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It finally happened.
After three months of no Mega Millions jackpot winners, a single ticket sold in South Carolina beat the 1-in-302.6-million chance of matching all six numbers in Tuesday night's drawing.
The final jackpot amount came in at just under $1.54 billion, marking the largest amount in Mega Millions history and the second-largest lottery jackpot ever. Leading up to the drawing, lottery officials estimated that 75 percent of possible number combinations had been sold.
South Carolina lottery officials are encouraging the winner to sign the back of the ticket and put it in a safe place — and then take a deep breath.
And while all eyes might be on the Palmetto State for more information about the newest member of the one-percenters club, there's a pretty good chance that the world will never find out who won.
South Carolina is one of a handful of states that allow winners to receive their prize anonymously. For the person (or group of people) laying claim to the massive Mega Millions jackpot, that's good news.
"Last night's winner should definitely take advantage of that anonymity," said Jason Kurland, a partner at Rivkin Radler, a law firm in Uniondale, New York. "The luxury of going through this process without having to worry about cameras and reporters is invaluable."
He added, though, that it might be harder to keep the secret closer to home.
"This jackpot captured the imagination of the entire nation, so I'm sure residents of South Carolina are eager to find out who the winner is," said Kurland, who helps lottery winners navigate their sudden windfall. "If someone all of a sudden quits their job and starts spending money, people will be talking, I'm sure."
It's also important to tell as few people as possible about your win. Past lottery winners have discovered the hard way that long-lost friends and family — not to mention complete strangers — can come calling, looking for loans or outright handouts.
And given the sheer size of this jackpot, the stakes are pretty high. Regardless of whether the winner chooses to take the haul as an annuity spread out over three decades or as an immediate lump sum, the amount will be life-changing.
The lump-sum option — which most lottery winners choose — is $877.8 million. Even after federal tax totaling 37 percent and South Carolina's 7 percent income tax, the total take would be roughly $491.7 million.
Many financial advisors recommend taking the lump sum. If the windfall is managed and invested properly, you could end up with more over time than the annuity option would deliver.
And while investing and saving might not seem as exciting as spending, there would be no shortage of money available for that, as well.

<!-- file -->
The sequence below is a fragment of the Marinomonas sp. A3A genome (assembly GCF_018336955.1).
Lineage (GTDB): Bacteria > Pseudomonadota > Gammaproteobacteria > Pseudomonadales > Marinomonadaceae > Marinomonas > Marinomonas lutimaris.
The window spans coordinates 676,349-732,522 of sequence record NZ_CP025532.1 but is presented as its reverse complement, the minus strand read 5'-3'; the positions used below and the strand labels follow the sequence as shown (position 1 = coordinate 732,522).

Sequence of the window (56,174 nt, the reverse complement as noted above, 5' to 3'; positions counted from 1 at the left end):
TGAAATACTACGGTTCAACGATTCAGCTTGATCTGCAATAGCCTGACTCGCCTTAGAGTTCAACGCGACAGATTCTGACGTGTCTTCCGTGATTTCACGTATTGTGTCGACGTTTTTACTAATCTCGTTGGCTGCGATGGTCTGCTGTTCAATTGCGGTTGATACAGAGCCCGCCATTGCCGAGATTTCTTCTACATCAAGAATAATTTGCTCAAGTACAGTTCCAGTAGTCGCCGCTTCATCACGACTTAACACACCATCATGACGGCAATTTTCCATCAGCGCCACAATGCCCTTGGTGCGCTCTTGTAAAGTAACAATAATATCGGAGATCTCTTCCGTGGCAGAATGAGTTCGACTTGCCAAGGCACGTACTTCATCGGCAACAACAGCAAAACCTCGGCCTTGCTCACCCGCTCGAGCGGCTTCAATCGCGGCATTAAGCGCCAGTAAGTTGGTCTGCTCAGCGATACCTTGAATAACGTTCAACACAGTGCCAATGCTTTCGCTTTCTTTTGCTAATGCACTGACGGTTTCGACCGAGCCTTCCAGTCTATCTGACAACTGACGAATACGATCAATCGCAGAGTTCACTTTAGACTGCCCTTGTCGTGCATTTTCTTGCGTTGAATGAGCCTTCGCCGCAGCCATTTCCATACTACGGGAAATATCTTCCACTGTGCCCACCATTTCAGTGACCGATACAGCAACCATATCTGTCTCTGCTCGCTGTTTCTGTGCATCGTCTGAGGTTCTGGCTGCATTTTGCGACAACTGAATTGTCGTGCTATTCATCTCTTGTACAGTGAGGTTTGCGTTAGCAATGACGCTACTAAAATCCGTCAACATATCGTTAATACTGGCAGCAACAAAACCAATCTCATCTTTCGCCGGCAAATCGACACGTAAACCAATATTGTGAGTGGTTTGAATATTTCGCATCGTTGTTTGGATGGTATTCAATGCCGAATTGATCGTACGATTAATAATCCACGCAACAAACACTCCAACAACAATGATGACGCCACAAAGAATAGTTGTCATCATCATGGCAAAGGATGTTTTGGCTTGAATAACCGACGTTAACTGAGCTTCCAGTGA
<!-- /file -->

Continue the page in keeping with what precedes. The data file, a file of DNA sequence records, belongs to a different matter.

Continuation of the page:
Experts say it's OK to splurge on yourself upfront, whether it's for a new car, new house, overseas vacation or something else you've been coveting. The important thing is to set boundaries right away, even when the amount of the win seems unlimited.
"It's important to set up a preliminary plan and budget right from the start," Kurland said. "Emotionally, having an initial structure in place is extremely helpful for winners, because this is such an overwhelming experience."
One common way to help ensure the money lasts is the so-called 4 percent rule. That is, if you withdraw no more than 4 percent of your money each year, it should last decades as long as it's properly invested in a diversified portfolio, said certified financial planner Jim Shagawat, president of Windfall Wealth Advisors in Paramus, New Jersey.
Applying that withdrawal rate to the after-tax estimate of $491.7 million would mean about $19.6 million could be tapped each year without depleting your wealth.
Additionally, lottery winners in South Carolina get six months to claim their prize. During that time, the winner should assemble a team of experienced professionals to help determine how to handle their new wealth, including an attorney, financial advisor and tax advisor.
"I'm sure the winner is extremely anxious and overwhelmed," Kurland said. "Like most of my clients, they probably don't want to wait too long to claim, but they should at least take a few weeks to get their ducks in a row, establish a financial plan and take care of estate planning so that once the funds hit their account, they can hit the ground running."
Meanwhile, the Powerball jackpot stands at $620 million for Wednesday night's drawing. The chances of hitting it are slightly better: 1 in 292 million.